On Sunday, November 24th, Hondurans went to the polls to elect a new President, Congress, and municipal authorities that will run their country for the next 4 years. While the results have not been finalized, it would appear that Election Day transpired with focalized problems but no systematic fraud. It also looks like somewhere around 60% of registered Hondurans participated in the first election involving all political parties since a 2009 coup that ousted then-President “Mel” Zelaya.
Yet, despite this relatively good news there is concern that both leading candidates declared themselves winners well before results were official and even before 50% of the votes were tabulated by the Supreme Electoral Tribunal. Furthermore, the party of ousted President Zelaya, whose candidate was his wife, Xiomara Castro, has claimed there was fraud and declared they would not recognize the results or negotiate with candidate ahead in the official count, Juan Orlando Hernandez.
These developments were not unexpected and reflect both the ongoing polarization in post-coup Honduras and the limited confidence political parties have in the machinery governing elections in Honduras. As a result, rather than a healing process the election could deepen the country’s polarization. After all, it looks like whoever is declared the winner will end up with roughly a third of total votes and control around a third of Honduras’s unicameral legislature.
The concern in the coming days is that polarization, distrust and a fractured political landscape will contribute to more unrest and even violence in the country. Honduras already has one of the highest homicide rates in the world and over two-thirds of its population lives in poverty. So what can Honduras do to overcome its divisions and begin the healing process so desperately needed?
Here are three suggestions:
1. The eventual winner should extend an olive branch to the other parties and seek a political consensus around the key reforms Honduras needs. With eight presidential candidates, and four receiving double-digit support, it would appear that Honduras’s political landscape is permanently altered. Gone is the familiar two-party system in which the National and Liberal parties simply exchange control of the country. It is unlikely whoever is declared the final winner will have a mandate to rule, and will almost certainly face a divided congress. Honduran politicians will have to make an important choice whether they treat the outcome as a winner-take-all, the spoils-to-the-victor situation; or, whether they seek to find common ground around an agenda for reform that all Hondurans agree with. Can there be a national political framework that helps move the country forward, or will each party try to block any measure – no matter how necessary – that seeks to bring about needed change in Honduras? It’s time for the victor and the vanquished to work together not at cross purposes.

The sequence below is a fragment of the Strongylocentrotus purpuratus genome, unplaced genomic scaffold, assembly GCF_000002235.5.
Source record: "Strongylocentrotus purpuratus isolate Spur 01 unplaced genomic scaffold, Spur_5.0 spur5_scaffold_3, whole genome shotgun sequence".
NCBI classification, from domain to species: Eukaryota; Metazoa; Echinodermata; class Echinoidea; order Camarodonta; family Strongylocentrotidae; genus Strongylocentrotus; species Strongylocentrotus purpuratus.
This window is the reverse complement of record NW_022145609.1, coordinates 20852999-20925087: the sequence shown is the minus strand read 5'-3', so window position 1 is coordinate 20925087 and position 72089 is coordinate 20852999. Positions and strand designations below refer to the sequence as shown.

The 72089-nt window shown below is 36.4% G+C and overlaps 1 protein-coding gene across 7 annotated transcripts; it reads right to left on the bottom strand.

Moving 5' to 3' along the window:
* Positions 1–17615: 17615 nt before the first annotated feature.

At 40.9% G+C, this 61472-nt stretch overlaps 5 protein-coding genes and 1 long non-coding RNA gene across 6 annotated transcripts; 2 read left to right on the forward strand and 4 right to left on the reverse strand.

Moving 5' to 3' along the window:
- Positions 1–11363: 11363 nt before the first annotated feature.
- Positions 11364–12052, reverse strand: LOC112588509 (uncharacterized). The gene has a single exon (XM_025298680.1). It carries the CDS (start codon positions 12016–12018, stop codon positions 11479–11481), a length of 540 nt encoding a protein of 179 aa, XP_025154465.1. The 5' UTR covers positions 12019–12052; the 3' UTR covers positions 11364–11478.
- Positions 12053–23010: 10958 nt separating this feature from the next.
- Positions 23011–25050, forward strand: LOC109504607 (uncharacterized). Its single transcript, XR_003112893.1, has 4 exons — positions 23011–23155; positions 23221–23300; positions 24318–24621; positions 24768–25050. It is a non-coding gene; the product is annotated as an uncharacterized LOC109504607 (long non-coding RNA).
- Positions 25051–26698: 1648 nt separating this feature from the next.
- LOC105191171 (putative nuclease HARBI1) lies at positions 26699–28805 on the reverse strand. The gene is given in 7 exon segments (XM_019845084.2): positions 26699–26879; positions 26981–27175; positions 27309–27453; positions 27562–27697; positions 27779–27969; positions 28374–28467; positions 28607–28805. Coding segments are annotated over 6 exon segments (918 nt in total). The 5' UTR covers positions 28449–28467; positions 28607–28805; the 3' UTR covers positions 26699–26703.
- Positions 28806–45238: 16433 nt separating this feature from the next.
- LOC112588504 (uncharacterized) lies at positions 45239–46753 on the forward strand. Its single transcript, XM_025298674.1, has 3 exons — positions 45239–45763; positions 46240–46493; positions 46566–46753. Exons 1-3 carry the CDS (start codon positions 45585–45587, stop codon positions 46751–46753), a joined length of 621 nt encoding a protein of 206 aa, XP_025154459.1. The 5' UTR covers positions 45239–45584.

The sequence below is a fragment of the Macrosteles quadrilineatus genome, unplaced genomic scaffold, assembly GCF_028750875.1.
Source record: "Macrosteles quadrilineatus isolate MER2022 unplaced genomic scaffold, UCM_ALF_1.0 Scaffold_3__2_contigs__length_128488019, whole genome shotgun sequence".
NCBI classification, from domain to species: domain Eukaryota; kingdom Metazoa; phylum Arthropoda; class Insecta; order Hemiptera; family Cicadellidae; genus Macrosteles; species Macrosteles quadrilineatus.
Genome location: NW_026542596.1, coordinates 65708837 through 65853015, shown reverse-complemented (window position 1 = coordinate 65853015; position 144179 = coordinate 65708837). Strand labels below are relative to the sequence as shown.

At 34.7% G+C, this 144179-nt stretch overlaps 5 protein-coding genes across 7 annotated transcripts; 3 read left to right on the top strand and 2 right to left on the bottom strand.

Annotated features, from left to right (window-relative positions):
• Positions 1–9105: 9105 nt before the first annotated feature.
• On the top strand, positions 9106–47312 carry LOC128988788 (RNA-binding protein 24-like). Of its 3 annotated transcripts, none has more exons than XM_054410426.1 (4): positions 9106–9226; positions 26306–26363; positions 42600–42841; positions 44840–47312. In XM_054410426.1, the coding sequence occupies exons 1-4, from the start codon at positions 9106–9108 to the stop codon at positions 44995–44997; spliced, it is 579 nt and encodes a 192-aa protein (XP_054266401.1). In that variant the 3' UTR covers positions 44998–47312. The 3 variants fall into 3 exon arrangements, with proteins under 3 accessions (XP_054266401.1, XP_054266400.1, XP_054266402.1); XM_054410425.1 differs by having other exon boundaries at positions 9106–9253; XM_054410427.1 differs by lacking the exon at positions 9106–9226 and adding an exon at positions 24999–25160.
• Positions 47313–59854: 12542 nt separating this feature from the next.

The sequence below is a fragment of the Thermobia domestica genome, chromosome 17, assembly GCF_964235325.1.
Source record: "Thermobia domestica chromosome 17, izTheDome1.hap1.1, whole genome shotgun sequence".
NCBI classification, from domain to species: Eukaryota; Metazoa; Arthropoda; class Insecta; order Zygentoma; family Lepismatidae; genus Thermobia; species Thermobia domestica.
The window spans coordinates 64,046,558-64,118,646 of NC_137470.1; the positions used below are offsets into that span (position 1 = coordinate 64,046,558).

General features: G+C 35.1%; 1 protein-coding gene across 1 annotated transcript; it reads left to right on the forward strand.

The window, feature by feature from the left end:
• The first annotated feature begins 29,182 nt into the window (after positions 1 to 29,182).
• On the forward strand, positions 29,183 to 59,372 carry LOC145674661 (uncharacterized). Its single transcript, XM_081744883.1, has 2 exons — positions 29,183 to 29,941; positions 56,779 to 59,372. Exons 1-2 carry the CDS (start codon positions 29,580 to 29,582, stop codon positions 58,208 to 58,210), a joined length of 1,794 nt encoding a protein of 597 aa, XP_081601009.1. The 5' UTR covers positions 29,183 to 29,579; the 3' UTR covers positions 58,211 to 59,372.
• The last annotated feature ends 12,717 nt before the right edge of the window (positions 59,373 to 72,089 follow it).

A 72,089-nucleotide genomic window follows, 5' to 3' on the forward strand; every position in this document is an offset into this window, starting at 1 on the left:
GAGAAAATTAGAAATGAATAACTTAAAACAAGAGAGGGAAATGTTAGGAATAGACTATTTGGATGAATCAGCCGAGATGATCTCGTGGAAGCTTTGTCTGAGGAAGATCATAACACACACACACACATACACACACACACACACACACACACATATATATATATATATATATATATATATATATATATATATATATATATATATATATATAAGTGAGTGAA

2. Even though there were only limited reports of fraud and violence, the country’s electoral system is in desperate need of reform. The Supreme Electoral Tribunal (TSE in Spanish) is rooted in the old two- party system and run by political appointees. It is not a citizen-run non-partisan organization and suffers from a perception of favoritism for the traditional parties. Furthermore, there are no legal requirements for independent audits of campaign expenditures and the TSE says its hands are tied by the law. Even the limited campaign finance reporting that are required were ignored by the parties and the TSE is not able to hold them accountable. Reforms that increase the public’s confidence in the electoral institutions are urgently needed and should be a priority for all parties before the next election.
3. Finally, there needs to be broad consensus around the country’s security strategy. There are major differences on this issue and failure to gain consensus further weakens the government’s capacity to deal with crime and violence. One key area of dispute is the role of the military in public security. It is certainly credible to argue that the Honduran police and justice system have failed to deal with the threats posed by organized crime and violence. Sadly, in many cases the police and prosecutors have been part of the problem. In similar circumstances it has been argued that the military should be a viable short-term alternative. Unfortunately, the military has given up its claim of neutrality and non-partisanship not only by participating in the 2009 coup but appearing in campaign advertisements with the National Party candidate Juan Orlando Hernandez. Engaging in such overtly partisan activity diminishes the sense of trust among Hondurans who voted against Hernandez’s National Party and feel targeted by a partisan institution rather than protected.
Honduras and the Honduran people face long odds in dealing with the critical problems of poverty, growing economic inequality, elevated violence, and public insecurity. It will be nearly impossible for them to deal with these without first dealing with the deep political divide and polarization that now seems to characterize the post-election period. Electoral reforms, establishing a broad political consensus for reform, and de-politicizing the role of the military may be the best way to overcome some of these divides.